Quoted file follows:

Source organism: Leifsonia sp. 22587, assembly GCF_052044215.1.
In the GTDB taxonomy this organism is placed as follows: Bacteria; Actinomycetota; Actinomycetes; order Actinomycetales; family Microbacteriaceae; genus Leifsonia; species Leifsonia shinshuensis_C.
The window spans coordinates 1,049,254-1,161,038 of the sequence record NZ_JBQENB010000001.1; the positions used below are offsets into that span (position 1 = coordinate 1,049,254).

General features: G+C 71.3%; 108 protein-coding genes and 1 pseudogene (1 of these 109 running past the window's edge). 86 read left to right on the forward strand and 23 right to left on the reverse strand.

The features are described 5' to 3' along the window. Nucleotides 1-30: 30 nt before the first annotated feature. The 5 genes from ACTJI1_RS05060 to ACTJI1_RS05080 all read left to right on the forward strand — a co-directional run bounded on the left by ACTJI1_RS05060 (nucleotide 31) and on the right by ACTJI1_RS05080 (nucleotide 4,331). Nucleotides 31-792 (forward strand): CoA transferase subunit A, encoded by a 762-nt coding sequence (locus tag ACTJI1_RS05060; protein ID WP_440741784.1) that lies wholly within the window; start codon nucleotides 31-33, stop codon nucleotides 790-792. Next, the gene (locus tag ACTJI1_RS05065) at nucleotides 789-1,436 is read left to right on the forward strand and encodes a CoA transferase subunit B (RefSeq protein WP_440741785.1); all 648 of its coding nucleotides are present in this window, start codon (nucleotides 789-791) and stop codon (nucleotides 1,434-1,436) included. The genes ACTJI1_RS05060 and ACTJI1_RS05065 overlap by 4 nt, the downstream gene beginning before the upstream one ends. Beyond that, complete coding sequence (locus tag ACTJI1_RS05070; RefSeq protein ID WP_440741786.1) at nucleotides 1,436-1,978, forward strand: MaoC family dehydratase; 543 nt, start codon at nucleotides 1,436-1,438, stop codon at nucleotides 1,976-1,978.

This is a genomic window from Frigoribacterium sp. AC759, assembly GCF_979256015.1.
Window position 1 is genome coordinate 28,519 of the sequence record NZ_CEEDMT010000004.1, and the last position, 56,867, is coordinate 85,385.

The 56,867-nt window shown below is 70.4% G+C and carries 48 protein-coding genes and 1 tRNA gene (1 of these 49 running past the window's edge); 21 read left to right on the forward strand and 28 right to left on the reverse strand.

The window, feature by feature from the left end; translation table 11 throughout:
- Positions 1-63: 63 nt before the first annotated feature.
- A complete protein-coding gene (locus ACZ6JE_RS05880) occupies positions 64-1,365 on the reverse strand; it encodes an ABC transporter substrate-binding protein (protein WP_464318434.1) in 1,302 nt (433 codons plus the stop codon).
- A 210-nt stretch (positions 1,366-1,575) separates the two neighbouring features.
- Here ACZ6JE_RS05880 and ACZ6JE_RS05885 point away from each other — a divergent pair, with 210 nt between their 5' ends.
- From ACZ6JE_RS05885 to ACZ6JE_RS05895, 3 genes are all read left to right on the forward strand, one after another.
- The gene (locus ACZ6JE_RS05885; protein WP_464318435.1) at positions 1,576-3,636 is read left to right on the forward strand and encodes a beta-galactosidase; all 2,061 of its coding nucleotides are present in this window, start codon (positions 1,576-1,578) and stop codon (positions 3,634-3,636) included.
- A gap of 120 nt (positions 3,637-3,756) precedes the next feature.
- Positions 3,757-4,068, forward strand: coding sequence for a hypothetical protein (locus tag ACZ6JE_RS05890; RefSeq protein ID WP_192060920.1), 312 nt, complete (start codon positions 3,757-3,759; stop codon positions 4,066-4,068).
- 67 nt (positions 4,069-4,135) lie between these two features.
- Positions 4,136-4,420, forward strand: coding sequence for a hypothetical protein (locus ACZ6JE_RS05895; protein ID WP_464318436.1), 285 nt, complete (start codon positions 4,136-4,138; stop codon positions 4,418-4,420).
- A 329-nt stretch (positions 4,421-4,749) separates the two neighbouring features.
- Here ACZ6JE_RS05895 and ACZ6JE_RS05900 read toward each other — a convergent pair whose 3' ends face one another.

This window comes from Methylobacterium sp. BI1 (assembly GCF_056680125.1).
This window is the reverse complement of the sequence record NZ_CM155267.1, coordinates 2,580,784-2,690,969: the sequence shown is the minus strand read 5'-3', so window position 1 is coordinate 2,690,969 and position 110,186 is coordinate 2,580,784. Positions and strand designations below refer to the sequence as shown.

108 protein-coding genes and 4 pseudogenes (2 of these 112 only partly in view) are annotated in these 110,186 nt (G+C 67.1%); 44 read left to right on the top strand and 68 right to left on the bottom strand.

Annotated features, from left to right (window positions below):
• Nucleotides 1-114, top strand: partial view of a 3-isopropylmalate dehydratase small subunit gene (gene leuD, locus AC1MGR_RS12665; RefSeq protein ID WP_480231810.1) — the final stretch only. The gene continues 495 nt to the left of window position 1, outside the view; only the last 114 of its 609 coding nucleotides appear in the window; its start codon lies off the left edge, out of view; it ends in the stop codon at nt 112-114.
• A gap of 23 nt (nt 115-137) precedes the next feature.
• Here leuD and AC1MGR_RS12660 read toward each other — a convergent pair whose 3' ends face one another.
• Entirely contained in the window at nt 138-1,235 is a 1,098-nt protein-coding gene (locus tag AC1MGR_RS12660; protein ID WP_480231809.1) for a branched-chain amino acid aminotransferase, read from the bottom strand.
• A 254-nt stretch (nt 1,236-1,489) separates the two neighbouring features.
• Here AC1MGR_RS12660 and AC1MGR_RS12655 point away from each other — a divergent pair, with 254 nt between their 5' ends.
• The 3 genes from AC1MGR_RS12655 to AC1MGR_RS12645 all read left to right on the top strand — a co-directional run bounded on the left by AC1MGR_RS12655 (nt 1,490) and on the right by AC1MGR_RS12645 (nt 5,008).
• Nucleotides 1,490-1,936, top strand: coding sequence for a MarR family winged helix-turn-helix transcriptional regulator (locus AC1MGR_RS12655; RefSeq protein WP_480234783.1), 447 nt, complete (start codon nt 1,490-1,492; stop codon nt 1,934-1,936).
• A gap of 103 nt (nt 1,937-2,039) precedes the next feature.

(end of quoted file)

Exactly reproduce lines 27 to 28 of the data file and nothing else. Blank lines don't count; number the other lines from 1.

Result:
• A gap of 23 nt (nt 115-137) precedes the next feature.
• Here leuD and AC1MGR_RS12660 read toward each other — a convergent pair whose 3' ends face one another.